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WHAT WE LEARNED: Truculence in Toronto

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In a sense, the hard-fought, then wreck-filled, Honda Indy Toronto was as Canadian as you can get.

Canada, in terms of sport, is dominated - some even say defined - by ice hockey. And not just ice hockey, but Canadian ice hockey. The Canadian variant of the game (or The Game, as it is known thanks to Ken Dryden's fantastic book about the subject) is less a skill game than a grit game. The flowing, free-passing, skill-based game that hockey moved to in recent years was developed in Russia - Canada only grudgingly began to adapt to it when it was clear that their traditional hard-hitting physical game could not defend against a more open tactical and strategic variation.

Canadian hockey is synonymous with heart, "sand," truculence, and force. So the way the Honda Indy Toronto played out on Sunday is wholly in character with qualities embraced by the host country.

The layout of the Exhibition Place street circuit has resulted in one of the best street circuits on the schedule. It's tight, cramped, claustrophobic - but since it appears that the more breathing room you give a race driver, the more boring the racing gets, Toronto's confines have produced some memorable street racing.

Yesterday was no exception, notwithstanding the enormous surplus of brainfades and tempers (we'll get to that in a second). There were battles all over the track - wheel-to-wheel battles full of tension and thrills - and the typical stringing out of the field that occurs on other street courses never happened. Some may say that the lack of a breakaway was because of the number of cautions, but that does an injustice to the technical nature of the track and the increased parity between the haves and have-nots.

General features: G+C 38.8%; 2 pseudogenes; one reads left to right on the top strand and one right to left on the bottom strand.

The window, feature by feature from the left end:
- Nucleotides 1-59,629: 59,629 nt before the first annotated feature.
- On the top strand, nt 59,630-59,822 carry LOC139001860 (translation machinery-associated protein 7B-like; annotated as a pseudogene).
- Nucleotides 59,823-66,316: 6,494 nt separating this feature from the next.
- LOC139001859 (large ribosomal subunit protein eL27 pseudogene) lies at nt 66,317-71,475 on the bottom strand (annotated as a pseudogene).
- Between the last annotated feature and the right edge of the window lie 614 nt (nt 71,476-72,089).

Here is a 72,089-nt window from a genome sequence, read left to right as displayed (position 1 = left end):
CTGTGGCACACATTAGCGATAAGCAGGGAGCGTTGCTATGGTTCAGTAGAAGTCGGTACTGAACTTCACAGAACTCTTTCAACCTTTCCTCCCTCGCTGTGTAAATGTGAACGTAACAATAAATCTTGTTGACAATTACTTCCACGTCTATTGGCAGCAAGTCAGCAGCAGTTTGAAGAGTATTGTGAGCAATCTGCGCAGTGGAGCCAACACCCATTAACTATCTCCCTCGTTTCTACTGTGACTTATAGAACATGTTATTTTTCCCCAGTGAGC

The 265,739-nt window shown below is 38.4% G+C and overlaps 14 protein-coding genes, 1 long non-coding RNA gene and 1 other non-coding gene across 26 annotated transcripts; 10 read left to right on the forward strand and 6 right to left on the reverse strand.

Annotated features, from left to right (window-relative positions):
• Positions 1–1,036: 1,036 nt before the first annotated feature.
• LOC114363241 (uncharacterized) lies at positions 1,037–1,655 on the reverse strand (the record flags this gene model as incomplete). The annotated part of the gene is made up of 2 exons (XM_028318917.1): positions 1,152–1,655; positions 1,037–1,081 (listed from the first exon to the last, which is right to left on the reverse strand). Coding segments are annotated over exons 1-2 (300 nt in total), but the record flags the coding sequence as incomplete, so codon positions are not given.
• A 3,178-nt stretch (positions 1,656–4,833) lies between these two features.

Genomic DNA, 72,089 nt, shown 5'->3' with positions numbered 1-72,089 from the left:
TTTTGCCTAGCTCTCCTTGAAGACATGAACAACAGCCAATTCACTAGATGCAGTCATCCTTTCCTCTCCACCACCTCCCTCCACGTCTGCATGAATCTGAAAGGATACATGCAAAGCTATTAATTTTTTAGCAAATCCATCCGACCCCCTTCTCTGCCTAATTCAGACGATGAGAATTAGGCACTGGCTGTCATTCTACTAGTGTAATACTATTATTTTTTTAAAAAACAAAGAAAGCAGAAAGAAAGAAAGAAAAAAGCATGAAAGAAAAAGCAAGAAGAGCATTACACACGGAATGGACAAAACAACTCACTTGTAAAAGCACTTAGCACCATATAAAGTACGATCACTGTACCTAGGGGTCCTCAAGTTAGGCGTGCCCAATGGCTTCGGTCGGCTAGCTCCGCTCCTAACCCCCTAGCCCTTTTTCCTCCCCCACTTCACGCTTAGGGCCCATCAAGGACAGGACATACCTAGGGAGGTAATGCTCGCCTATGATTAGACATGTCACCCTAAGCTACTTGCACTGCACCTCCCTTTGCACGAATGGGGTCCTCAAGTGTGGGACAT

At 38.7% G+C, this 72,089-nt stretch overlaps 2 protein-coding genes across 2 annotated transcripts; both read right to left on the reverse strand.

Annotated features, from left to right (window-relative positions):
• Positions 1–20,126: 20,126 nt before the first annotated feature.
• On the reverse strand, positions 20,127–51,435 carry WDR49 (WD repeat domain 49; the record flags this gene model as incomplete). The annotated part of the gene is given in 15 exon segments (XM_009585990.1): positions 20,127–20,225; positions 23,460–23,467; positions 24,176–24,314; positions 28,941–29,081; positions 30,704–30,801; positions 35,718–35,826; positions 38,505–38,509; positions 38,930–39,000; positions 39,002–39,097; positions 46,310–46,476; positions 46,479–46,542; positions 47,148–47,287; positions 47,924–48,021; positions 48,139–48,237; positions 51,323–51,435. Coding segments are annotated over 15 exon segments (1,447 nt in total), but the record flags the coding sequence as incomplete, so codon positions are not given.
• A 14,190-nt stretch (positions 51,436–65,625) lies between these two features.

So why did this terrific race - a race that was drawing compliments even from NASCAR fans who had tuned in out of curiosity - devolve into a raging mass of boneheadedness? For the same reason that a hockey game goes from a hard-fought contest to a morass of fighting majors and cheap shots. The intensity of competition, when placed into a small enough container, will build up such pressure that eventually it will explode.

In hockey, if you get two teams that genuinely dislike each other in one rink, the violence and temper will escalate until, in some cases, both teams will end up on the ice fighting in what is called a "line brawl." In those cases, the referees can only stand back and watch, hope that nobody kills anyone, and then step in once everyone is too tired to vent their hatred on each other.

The "line brawl" mentality certainly was out in force at Toronto - it was clear towards the end as caution piled upon caution, as drivers made dumber and dumber decisions out of desperation, fatigue, or plain idiocy, that INDYCAR just wanted the race to be over. But because of how the race shook out, it's not going to be truly over for a while. There are two weeks until Edmonton which will be filled with sniping, second-guessing, and - most likely - a bit of vitriol.